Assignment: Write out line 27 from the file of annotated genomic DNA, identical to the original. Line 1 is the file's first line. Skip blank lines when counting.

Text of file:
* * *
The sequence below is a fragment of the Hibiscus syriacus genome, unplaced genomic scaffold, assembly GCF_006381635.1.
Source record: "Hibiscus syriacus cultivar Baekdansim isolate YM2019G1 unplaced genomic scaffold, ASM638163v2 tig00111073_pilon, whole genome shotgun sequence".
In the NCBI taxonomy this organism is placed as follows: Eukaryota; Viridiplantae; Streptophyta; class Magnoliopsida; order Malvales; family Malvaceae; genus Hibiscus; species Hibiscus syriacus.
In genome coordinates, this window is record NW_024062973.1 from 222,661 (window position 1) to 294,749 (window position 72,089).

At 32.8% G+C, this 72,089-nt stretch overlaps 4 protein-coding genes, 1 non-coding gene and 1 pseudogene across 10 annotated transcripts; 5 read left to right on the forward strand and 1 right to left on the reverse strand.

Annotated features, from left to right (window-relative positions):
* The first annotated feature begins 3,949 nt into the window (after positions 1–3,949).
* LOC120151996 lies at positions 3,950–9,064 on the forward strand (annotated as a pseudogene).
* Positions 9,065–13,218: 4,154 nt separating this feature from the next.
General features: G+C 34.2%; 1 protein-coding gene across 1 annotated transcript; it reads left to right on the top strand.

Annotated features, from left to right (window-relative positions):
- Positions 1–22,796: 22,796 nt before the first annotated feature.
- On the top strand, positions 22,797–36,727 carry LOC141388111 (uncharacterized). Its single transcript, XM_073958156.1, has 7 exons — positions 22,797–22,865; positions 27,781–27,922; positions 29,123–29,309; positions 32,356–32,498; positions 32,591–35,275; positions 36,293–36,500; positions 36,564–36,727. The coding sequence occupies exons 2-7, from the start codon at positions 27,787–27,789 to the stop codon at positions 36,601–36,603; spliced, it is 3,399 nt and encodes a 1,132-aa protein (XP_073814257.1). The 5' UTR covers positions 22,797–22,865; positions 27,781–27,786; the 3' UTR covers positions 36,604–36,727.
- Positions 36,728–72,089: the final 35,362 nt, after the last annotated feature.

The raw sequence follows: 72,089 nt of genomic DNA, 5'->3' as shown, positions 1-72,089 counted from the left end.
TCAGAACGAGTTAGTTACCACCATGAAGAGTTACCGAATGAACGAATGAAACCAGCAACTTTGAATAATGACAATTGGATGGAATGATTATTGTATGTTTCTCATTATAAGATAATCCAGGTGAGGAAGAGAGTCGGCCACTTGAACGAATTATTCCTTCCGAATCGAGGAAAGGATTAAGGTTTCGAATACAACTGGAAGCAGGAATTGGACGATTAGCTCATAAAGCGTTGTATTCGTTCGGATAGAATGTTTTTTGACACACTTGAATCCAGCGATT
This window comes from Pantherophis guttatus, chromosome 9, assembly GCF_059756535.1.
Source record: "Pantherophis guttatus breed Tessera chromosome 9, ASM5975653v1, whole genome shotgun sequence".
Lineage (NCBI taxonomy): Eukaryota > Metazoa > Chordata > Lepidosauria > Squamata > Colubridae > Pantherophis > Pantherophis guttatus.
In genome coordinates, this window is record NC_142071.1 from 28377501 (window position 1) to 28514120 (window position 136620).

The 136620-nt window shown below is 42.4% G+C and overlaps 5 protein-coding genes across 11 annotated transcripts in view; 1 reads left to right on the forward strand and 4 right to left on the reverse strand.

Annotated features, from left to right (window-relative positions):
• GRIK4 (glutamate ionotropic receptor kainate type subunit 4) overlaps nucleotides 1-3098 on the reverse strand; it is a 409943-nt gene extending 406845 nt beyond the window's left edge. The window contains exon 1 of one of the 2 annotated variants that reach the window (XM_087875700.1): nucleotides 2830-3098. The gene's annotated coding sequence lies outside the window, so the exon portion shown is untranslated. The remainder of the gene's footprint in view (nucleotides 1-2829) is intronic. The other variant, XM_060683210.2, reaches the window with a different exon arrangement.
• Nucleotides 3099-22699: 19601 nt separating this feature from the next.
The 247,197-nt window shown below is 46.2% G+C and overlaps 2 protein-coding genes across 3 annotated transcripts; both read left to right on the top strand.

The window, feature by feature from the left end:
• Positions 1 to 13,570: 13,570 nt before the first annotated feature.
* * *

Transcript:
• Positions 1 to 13,570: 13,570 nt before the first annotated feature.